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Gov. Deal praises Gainesville pharmacy’s longevity

Riverside Pharmacy celebrates 60 years

POSTED: January 6, 2014 11:17 a.m.

Georgia first lady Sandra Deal chats Monday morning with Hall County Sheriff Gerald Couch at the Riverside Pharmacy 60th Anniversary celebration.

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Riverside Pharmacy celebrated its 60th anniversary Monday with cake, nuts and speeches, including Gov. Nathan Deal praising the business for remaining steady in what’s an increasingly difficult climate.

“We are always blessed when we have small businesses that have been able to not only survive, but prosper and serve so many people in a community,” said Deal, who was at the event with first lady Sandra Deal. “This is remarkable in a day and time in which health care and health care delivery is changing so rapidly.

“The pressures on small businesses associated with health care have grown tremendously. I congratulate the current owners for their ongoing efforts to make sure that people have that personal touch that comes from being able to talk to their local pharmacist.”

To kick off the event, cofounder Jo Ann Adams and longtime employee and former owner Wayne Gee shared a giant pair of scissors to cut a red ribbon in frigid air outside the store at 935 Green St.

Inside the warm building, a brief ceremony was held recognizing the store’s history.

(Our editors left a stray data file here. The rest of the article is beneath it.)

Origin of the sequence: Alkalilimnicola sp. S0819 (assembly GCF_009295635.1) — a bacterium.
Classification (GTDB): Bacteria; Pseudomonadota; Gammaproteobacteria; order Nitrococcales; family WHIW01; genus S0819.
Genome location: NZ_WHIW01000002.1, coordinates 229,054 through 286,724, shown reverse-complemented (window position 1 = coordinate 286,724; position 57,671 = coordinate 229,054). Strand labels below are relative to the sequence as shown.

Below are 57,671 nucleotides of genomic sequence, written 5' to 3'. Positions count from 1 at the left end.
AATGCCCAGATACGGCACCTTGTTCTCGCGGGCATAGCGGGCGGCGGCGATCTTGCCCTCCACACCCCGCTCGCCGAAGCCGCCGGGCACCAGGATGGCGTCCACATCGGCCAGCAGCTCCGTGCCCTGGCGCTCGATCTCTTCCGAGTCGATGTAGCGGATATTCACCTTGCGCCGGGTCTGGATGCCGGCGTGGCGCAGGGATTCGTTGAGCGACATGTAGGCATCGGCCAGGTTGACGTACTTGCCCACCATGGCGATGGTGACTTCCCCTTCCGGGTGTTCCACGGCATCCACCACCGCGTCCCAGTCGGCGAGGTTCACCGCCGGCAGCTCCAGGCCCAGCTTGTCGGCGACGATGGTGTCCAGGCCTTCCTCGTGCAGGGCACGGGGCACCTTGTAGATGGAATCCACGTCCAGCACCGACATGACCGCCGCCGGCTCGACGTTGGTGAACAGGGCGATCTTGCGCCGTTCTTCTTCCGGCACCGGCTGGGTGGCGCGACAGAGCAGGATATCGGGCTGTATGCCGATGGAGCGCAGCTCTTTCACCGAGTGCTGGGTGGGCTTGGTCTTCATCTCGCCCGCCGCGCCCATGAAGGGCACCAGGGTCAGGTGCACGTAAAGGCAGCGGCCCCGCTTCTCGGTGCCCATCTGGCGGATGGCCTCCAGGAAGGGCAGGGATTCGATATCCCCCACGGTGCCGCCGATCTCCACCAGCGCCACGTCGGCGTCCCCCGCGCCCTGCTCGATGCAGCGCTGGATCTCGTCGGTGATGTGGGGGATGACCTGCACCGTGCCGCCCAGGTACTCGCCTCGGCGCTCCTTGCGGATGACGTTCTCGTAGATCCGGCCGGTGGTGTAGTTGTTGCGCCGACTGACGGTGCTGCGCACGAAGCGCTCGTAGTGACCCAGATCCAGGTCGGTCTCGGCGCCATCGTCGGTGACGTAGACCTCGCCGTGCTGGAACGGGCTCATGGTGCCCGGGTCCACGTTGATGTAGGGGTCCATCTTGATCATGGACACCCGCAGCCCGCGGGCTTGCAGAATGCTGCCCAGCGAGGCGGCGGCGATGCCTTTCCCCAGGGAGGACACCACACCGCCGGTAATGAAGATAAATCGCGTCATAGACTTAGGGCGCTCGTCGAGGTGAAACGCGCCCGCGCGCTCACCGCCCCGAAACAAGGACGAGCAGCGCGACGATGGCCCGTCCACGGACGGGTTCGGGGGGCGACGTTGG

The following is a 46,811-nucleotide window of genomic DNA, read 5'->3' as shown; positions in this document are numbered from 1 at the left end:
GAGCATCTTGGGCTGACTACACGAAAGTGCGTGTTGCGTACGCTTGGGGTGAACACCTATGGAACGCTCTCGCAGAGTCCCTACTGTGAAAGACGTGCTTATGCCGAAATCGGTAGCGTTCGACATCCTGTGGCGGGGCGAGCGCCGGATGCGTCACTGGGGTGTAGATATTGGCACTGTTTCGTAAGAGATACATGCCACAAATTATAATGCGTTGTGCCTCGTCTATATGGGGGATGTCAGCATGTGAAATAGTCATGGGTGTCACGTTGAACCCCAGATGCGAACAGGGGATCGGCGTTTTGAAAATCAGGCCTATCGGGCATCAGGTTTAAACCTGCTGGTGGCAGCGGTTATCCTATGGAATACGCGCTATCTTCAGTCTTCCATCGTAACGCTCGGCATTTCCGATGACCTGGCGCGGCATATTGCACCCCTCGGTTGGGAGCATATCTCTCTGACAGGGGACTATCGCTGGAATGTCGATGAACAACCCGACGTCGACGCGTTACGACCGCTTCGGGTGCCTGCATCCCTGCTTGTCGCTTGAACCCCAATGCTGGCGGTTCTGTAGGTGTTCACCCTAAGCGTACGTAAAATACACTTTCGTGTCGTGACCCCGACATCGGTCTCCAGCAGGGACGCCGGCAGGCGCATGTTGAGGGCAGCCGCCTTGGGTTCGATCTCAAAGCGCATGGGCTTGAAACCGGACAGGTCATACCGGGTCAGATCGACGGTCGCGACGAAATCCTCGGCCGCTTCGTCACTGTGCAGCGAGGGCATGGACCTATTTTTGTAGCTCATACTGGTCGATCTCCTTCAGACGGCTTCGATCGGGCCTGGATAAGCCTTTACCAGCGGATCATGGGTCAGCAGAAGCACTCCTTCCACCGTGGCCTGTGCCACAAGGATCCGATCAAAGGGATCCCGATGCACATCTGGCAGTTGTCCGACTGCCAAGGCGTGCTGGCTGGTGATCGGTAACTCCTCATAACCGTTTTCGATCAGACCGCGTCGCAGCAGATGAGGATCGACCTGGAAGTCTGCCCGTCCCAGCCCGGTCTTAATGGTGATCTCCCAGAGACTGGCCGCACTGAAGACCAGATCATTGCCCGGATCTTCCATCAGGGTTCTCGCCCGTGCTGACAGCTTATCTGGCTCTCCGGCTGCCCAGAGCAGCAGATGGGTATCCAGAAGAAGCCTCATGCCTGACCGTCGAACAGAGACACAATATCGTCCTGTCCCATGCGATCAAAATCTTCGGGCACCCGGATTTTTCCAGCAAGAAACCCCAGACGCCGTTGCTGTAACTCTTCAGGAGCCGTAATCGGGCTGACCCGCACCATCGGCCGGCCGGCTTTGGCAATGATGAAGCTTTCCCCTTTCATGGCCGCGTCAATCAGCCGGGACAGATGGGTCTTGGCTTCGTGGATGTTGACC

“Sixty years is phenomenal — it really is,” Gainesville Mayor Danny Dunagan said. “I remember ... we’d come here and charge stuff to our parents and (then) we rode our bikes to middle school. There’s a lot of good memories around.”

He then read a proclamation honoring Adams and Gee for their work in the community.

Adams and Charlie Johnson first opened Riverside on Jan. 6, 1954, when the store was beside Green’s Grocery, 971 Riverside Drive.

The store remained at that location for about 50 years.

Gee joined the staff in 1964, becoming one of the store owners. In the early 1980s, he took full ownership.

He sold the store in 2010 to Scottie Barton — who started his Riverside career in the pharmacy’s free delivery service — and Gee’s son, Stephen.

Wayne Gee told the group the last governor to visit the store was Jimmy Carter, who was in town looking for a local judge’s house.

“He went on to become president of the United States. Maybe the same thing will happen to you,” he told Deal, drawing a burst of laughter from the crowd.

“Let’s hope not,” Deal said, smiling.

The governor posed for pictures with employees, as well as Adams and Wayne Gee.

With guests also mingling while grabbing refreshments, the occasion was a happy one for Wayne Gee, who stood beaming near Adams.

“In this day and time, competition is so keen that you have to change constantly to keep up, to provide service for your customer that the other guy doesn’t have,” he said. “It will continue to be a challenge, but it’s a challenge we look forward to.”

One way to do that is to stay personally connected to customers.

“I try to call them by name when I greet them,” Wayne Gee said. “They are the ones that put bread on your table. You ought to know who they are.”

Adams, receiving handshakes and hugs as people passed by, said, “Everybody’s been so nice all through these many years.”

The business turning 60 “is hard to believe,” she added. “I don’t know if I have a fondest (memory). They’re all pretty good.

“I have been blessed in so many ways — the drugstore and my family. I’m OK.”


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